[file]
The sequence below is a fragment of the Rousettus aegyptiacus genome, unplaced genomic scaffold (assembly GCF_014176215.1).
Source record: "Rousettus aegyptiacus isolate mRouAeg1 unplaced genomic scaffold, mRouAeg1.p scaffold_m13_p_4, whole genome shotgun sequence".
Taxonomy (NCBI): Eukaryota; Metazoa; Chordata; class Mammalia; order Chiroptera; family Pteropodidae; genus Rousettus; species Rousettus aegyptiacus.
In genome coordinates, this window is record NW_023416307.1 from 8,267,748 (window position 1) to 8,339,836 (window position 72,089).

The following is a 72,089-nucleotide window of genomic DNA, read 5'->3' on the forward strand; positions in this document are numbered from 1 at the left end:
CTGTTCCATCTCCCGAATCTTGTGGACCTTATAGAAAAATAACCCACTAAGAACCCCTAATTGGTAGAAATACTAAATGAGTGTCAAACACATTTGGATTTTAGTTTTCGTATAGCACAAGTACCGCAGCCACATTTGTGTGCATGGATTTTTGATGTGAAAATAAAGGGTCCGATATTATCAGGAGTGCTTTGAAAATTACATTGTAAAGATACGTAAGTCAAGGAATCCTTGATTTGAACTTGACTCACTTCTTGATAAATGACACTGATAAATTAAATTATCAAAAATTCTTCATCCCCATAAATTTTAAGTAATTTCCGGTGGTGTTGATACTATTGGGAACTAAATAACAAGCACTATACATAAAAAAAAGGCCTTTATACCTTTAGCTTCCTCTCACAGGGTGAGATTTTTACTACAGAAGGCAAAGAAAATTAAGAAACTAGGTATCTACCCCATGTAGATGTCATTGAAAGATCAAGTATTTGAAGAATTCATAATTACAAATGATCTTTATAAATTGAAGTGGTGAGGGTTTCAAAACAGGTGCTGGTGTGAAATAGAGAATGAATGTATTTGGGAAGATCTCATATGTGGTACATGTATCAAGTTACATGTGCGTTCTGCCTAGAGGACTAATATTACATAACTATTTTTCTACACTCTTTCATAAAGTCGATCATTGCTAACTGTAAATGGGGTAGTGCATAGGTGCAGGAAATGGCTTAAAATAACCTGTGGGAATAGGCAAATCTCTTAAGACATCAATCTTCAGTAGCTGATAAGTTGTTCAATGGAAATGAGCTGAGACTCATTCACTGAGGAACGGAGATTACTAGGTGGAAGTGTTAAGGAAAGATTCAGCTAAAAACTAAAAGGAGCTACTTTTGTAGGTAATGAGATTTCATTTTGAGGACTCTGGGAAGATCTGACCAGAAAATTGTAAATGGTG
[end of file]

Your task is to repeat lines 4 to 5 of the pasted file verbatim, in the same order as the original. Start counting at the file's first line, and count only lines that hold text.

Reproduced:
In genome coordinates, this window is record NW_023416307.1 from 8,267,748 (window position 1) to 8,339,836 (window position 72,089).

The following is a 72,089-nucleotide window of genomic DNA, read 5'->3' on the forward strand; positions in this document are numbered from 1 at the left end: